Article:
Deploy Azure AD joined virtual machines in Azure Virtual Desktop

Important

Azure AD joined VM support is currently in public preview. This preview version is provided without a service level agreement, and is not recommended for production workloads. Certain features might not be supported or might have constrained capabilities. For more information, see Supplemental Terms of Use for Microsoft Azure Previews.

This article will walk you through the process of deploying and accessing Azure Active Directory joined virtual machines in Azure Virtual Desktop. This removes the need to have line-of-sight from the VM to an on-premise or virtualized Active Directory Domain Controller (DC) or to deploy Azure AD Domain services (Azure AD DS). In some cases, it can remove the need for a DC entirely, simplifying the deployment and management of the environment. These VMs can also be automatically enrolled in Intune for ease of management.

Note

Azure Virtual Desktop (Classic) doesn't support this feature.

Supported configurations

The following configurations are currently supported with Azure AD-joined VMs:

  • Personal desktops with local user profiles.
  • Pooled desktops used as a jump box. In this configuration, users first access the Azure Virtual Desktop VM before connecting to a different PC on the network. Users should not save data on the VM.
  • Pooled desktops or apps where users don't need to save data on the VM. For example, for applications that save data online or connect to a remote database.

User accounts can be cloud-only or hybrid users from the same Azure AD tenant. External users are not supported at this time.

Deploy Azure AD-joined VMs

Important

During public preview, you must configure your host pool to be in the validation environment.

You can deploy Azure AD-joined VMs directly from the Azure portal when creating a new host pool or expanding an existing host pool. On the Virtual Machines tab, select whether to join the VM to Active Directory or Azure Active Directory. Selecting Azure Active Directory gives you the option to Enroll the VM with Intune automatically so you can easily manage Windows 10 ENT and Windows 10 ENT multi-session VMs. Keep in mind that the Azure Active Directory option will join VMs to the same Azure AD tenant as the subscription you're in.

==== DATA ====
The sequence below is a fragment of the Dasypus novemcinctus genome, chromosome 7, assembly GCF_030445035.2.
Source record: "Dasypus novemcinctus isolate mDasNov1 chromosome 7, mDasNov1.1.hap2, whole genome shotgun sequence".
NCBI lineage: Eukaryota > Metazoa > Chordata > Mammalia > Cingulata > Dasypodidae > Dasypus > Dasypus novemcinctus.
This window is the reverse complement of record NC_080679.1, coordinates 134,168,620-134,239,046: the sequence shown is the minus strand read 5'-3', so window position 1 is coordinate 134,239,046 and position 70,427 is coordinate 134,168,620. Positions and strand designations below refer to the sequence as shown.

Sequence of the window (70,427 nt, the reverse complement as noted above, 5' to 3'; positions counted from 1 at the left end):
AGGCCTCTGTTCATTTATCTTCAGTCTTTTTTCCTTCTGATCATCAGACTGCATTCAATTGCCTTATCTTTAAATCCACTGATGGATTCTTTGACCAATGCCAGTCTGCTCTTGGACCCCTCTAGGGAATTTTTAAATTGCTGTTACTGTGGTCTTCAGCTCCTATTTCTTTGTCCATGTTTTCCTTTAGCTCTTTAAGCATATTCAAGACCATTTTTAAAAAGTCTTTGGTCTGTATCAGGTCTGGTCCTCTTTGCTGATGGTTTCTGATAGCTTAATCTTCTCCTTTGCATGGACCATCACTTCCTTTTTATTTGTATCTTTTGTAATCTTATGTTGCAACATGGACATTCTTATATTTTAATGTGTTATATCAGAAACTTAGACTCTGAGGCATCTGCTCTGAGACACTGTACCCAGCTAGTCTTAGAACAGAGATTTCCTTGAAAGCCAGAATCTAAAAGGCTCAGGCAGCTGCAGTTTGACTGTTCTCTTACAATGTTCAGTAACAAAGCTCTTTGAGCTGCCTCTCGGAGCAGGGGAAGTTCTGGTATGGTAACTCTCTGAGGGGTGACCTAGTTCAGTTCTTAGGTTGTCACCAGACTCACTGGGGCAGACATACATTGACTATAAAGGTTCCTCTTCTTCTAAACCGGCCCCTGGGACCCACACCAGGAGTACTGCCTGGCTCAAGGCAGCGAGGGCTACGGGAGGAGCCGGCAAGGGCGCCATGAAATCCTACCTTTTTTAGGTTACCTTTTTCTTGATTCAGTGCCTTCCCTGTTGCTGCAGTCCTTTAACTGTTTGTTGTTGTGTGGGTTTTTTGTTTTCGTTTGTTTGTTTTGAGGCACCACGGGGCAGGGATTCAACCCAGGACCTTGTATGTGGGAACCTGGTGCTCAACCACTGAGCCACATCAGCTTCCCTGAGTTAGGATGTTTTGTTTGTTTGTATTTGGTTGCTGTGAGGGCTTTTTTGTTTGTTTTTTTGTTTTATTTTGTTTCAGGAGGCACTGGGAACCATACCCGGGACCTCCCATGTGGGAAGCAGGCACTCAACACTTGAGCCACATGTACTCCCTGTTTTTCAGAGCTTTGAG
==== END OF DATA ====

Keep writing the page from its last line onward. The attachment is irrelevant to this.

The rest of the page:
Note

  • Host pools should only contain VMs of the same domain join type. For example, AD-joined VMs should only be with other AD VMs, and vice-versa.
  • The host pool VMs must be Windows 10 single-session or multi-session, version 2004 or later.

After you've created the host pool, you must assign user access. For Azure AD-joined VMs, you'll need to do two things: give users access to both the App Group and VMs.

Follow the instructions in Manage app groups to assign user access to apps and desktops. We recommend that you use user groups instead of individual users wherever possible.

To grant users access to Azure AD-joined VMs, you must configure role assignments for the VM. You can assign the Virtual Machine User Login or Virtual Machine Administrator Login role either on the VMs, the resource group containing the VMs, or the subscription. We recommend assigning the Virtual Machine User Login role to the same user group you used for the app group at the resource group level to make it apply to all the VMs in the host pool.

Access Azure AD-joined VMs

This section explains how to access Azure AD-joined VMs from different Azure Virtual Desktop clients.

Note

Azure Virtual Desktop doesn't currently support single sign-on for Azure AD-joined VMs.

Connect using the Windows Desktop client

The default configuration supports connections from Windows 10 using the Windows Desktop client. You can use your credentials, smart card, Windows Hello for Business certificate trust or Windows Hello for Business key trust with certificates to sign in to the session host. However, to access the session host, your local PC must meet one of the following conditions:

  • The local PC is Azure AD-joined to the same Azure AD tenant as the session host
  • The local PC is hybrid Azure AD-joined to the same Azure AD tenant as the session host
  • The local PC is running Windows 10, version 2004 and later, and is Azure AD registered to the same Azure AD tenant as the session host

To enable access from Windows devices not joined to Azure AD, add targetisaadjoined:i:1 as a custom RDP property to the host pool. These connections are restricted to entering user name and password credentials when signing in to the session host.

Connect using the other clients

To access Azure AD-joined VMs using the web, Android, macOS, iOS, and Microsoft Store clients, you must add targetisaadjoined:i:1 as a custom RDP property to the host pool. These connections are restricted to entering user name and password credentials when signing in to the session host.

User profiles

Azure Virtual Desktop currently only supports local profiles for Azure AD-joined VMs.

Next steps

Now that you've deployed some Azure AD joined VMs, you can sign in to a supported Azure Virtual Desktop client to test it as part of a user session. If you want to learn how to connect to a session, check out these articles: